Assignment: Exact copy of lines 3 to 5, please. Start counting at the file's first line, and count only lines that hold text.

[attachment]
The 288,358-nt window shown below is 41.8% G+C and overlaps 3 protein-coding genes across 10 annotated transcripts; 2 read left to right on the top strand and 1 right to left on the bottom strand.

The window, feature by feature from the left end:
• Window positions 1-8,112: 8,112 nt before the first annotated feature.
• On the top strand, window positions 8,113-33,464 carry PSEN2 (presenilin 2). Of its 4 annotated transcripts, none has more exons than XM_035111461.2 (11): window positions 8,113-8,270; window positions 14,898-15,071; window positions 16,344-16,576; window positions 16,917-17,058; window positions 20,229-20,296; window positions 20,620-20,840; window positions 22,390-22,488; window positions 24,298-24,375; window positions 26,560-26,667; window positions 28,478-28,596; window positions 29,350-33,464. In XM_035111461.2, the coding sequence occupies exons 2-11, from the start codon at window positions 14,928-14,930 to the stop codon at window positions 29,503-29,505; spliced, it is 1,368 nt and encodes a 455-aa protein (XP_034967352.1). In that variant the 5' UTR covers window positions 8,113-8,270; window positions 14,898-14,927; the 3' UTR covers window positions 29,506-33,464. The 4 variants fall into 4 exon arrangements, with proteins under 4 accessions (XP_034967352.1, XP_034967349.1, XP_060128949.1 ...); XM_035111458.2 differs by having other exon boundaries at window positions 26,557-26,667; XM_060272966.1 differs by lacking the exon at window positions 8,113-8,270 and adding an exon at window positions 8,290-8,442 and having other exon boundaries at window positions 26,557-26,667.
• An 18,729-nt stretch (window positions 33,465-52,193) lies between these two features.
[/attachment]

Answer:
• Window positions 1-8,112: 8,112 nt before the first annotated feature.
• On the top strand, window positions 8,113-33,464 carry PSEN2 (presenilin 2). Of its 4 annotated transcripts, none has more exons than XM_035111461.2 (11): window positions 8,113-8,270; window positions 14,898-15,071; window positions 16,344-16,576; window positions 16,917-17,058; window positions 20,229-20,296; window positions 20,620-20,840; window positions 22,390-22,488; window positions 24,298-24,375; window positions 26,560-26,667; window positions 28,478-28,596; window positions 29,350-33,464. In XM_035111461.2, the coding sequence occupies exons 2-11, from the start codon at window positions 14,928-14,930 to the stop codon at window positions 29,503-29,505; spliced, it is 1,368 nt and encodes a 455-aa protein (XP_034967352.1). In that variant the 5' UTR covers window positions 8,113-8,270; window positions 14,898-14,927; the 3' UTR covers window positions 29,506-33,464. The 4 variants fall into 4 exon arrangements, with proteins under 4 accessions (XP_034967352.1, XP_034967349.1, XP_060128949.1 ...); XM_035111458.2 differs by having other exon boundaries at window positions 26,557-26,667; XM_060272966.1 differs by lacking the exon at window positions 8,113-8,270 and adding an exon at window positions 8,290-8,442 and having other exon boundaries at window positions 26,557-26,667.
• An 18,729-nt stretch (window positions 33,465-52,193) lies between these two features.